Injury & Response (vol. 2, no. 4)

Here are a few things I’m sharing this month

1. Question I’m living with:

Resmaa Menaken, during a conversation with Krista Tippett on how he introduces the idea of white-body-supremacy (as opposed to white-supremacy) to audiences committed to diversity and inclusion, said the following:

  • I said, “How many people in here believe in diversity?” Everybody shot their hands up. Boom. Everybody. I said, “Answer this one next question.” And I said, “Don’t bring your hands down. Answer this question. Diverse from what?”

2. Quote I’m considering:

  • “Between stimulus and response there is a space. In that space is our power to choose our response.” – Viktor Frankl

3. Poem I’m pondering:

WHEREAS my eyes land on the shoreline by Layli Long Soldier

WHEREAS my eyes land on the shoreline of, “the arrival of Europeans in North America opened a new chapter in the history of Native Peoples.” Because in others, I hate the act

of laughing when hurt, injured or in cases of danger. That bitter hiding. My daughter picks up new habits from friends. She’d been running, tripped, slid on knees and palms onto asphalt.

They carried her into the kitchen, she just fell, she’s bleeding! Deep red streams down her arms and legs, trails on white tile. I looked at her face. A smile

quivered her. A laugh, a nervous. Doing as her friends do, she braved new behavior, feigned a grin—I couldn’t name it but I could spot it. Stop, my girl. If you’re hurting, cry.

Like that. She let it out, a flood from living room to bathroom. Then a soft water pour  I washed carefully light touch clean cotton to bandage. I faced her I reminded,

In our home in our family we are ourselves, real feelings. Be true. Yet I’m serious  when I say I laugh reading the phrase, “opened a new chapter.” I can’t help my body.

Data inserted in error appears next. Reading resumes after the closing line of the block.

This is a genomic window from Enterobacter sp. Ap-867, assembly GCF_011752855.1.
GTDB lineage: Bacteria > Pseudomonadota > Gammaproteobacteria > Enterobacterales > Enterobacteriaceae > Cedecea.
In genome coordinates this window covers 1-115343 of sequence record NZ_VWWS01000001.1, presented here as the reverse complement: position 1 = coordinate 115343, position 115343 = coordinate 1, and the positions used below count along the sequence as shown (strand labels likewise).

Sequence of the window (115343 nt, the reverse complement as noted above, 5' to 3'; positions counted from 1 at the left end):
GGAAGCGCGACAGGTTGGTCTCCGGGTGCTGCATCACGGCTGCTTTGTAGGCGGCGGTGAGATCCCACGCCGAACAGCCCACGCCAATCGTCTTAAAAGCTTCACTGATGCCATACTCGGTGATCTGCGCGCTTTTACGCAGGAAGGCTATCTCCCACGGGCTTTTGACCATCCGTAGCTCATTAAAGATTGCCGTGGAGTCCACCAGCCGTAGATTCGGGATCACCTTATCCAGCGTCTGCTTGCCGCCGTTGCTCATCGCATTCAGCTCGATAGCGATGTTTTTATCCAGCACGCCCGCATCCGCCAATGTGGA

I shake. The realization that it took this phrase to show. My daughter’s quiver isn’t new—  but a deep practice very old she’s watching me;

4. Something inspiring:

  • Evolve – a video jointly produced by Blue Chalk Media and the Red Door Theater Company that “takes monologues drawn from law enforcement perspectives as well as from communities of color and puts that conflict on stage. The result “challenges our biases and takes this charged, complex conversation to a level that generates compassion and empathy.”

5. New blogs:

  • I got invited back by my alma mater to give a talk during “Career Day”. Not really. But, if I had, here’s what I would have said: Career Day at Taylor High
  • I do not know their names. Our interactions were brief and distanced. Yet, these five people have had an outsized impact on my life: Five People
  • If you have had to say goodbye to a pet then this post may not be for you. It’s been over ten years since saying goodbye to Junie. It still hurts: Junie

If you’re reading this newsletter for the first time, you can read previous issues hereview lists of poems, questions, quotes and songs I’ve shared before here, and subscribe here.

Thanks so much. And, have a great day! – shawn